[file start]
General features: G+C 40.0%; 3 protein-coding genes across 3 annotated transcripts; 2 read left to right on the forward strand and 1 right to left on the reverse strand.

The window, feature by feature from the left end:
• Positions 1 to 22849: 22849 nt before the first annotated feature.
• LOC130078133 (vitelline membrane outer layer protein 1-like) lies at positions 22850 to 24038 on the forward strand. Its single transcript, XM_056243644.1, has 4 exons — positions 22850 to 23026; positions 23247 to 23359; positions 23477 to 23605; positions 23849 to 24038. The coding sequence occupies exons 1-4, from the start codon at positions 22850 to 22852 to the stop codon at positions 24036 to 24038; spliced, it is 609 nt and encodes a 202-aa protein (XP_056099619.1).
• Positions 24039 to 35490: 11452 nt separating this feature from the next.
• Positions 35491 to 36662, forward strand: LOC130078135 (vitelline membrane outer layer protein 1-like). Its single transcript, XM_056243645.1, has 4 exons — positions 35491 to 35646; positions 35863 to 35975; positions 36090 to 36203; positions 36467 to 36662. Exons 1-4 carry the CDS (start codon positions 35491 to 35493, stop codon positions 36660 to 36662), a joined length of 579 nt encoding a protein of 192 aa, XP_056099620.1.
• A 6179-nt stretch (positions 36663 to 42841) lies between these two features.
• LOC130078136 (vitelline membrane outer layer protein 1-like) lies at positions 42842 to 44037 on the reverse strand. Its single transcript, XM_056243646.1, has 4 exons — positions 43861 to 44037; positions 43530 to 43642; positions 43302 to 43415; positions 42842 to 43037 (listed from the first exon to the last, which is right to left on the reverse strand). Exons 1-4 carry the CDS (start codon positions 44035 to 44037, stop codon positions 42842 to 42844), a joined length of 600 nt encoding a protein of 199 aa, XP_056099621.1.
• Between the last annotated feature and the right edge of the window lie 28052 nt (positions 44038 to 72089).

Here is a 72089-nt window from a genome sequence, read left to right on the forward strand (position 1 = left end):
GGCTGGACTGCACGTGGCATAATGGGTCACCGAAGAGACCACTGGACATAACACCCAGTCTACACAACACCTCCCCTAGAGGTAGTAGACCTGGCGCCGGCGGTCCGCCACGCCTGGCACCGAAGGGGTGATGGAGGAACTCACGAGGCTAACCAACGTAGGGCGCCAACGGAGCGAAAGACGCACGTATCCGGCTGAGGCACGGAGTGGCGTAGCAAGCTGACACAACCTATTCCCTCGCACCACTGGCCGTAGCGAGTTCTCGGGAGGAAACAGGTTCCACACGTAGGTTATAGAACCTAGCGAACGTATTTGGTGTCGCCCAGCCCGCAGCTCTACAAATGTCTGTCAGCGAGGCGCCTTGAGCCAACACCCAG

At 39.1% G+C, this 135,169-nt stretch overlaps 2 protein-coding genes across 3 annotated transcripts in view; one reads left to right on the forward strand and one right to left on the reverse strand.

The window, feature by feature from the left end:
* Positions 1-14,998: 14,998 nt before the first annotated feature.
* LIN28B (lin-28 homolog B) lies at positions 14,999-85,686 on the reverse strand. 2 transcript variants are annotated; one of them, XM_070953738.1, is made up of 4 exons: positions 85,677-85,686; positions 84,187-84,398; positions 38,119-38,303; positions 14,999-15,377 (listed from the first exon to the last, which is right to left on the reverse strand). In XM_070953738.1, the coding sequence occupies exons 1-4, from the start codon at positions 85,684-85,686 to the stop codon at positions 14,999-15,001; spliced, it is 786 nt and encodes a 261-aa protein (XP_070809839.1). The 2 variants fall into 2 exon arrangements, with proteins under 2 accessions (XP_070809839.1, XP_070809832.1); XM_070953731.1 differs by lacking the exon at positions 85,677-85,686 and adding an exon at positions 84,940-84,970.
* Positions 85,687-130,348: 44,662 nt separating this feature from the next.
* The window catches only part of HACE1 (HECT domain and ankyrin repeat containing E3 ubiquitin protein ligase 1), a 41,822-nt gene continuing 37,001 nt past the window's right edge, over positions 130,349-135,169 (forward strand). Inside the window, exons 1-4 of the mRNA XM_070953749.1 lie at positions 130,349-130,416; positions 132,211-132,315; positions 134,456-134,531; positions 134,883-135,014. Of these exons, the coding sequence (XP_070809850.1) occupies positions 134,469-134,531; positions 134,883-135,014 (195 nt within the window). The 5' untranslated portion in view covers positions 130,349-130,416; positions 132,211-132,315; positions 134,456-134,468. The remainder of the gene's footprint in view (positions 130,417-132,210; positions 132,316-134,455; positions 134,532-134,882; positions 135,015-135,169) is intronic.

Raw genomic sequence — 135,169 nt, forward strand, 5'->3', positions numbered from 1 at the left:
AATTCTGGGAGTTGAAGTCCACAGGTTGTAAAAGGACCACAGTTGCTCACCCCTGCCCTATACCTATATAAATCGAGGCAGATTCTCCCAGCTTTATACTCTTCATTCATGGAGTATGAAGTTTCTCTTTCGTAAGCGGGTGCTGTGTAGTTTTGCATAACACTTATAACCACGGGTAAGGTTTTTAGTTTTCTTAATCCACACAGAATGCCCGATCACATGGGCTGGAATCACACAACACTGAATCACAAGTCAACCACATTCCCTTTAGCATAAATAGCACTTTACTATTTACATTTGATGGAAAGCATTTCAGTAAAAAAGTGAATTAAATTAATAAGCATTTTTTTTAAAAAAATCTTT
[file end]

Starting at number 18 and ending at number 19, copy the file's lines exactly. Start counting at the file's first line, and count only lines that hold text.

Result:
Raw genomic sequence — 135,169 nt, forward strand, 5'->3', positions numbered from 1 at the left:
AATTCTGGGAGTTGAAGTCCACAGGTTGTAAAAGGACCACAGTTGCTCACCCCTGCCCTATACCTATATAAATCGAGGCAGATTCTCCCAGCTTTATACTCTTCATTCATGGAGTATGAAGTTTCTCTTTCGTAAGCGGGTGCTGTGTAGTTTTGCATAACACTTATAACCACGGGTAAGGTTTTTAGTTTTCTTAATCCACACAGAATGCCCGATCACATGGGCTGGAATCACACAACACTGAATCACAAGTCAACCACATTCCCTTTAGCATAAATAGCACTTTACTATTTACATTTGATGGAAAGCATTTCAGTAAAAAAGTGAATTAAATTAATAAGCATTTTTTTTAAAAAAATCTTT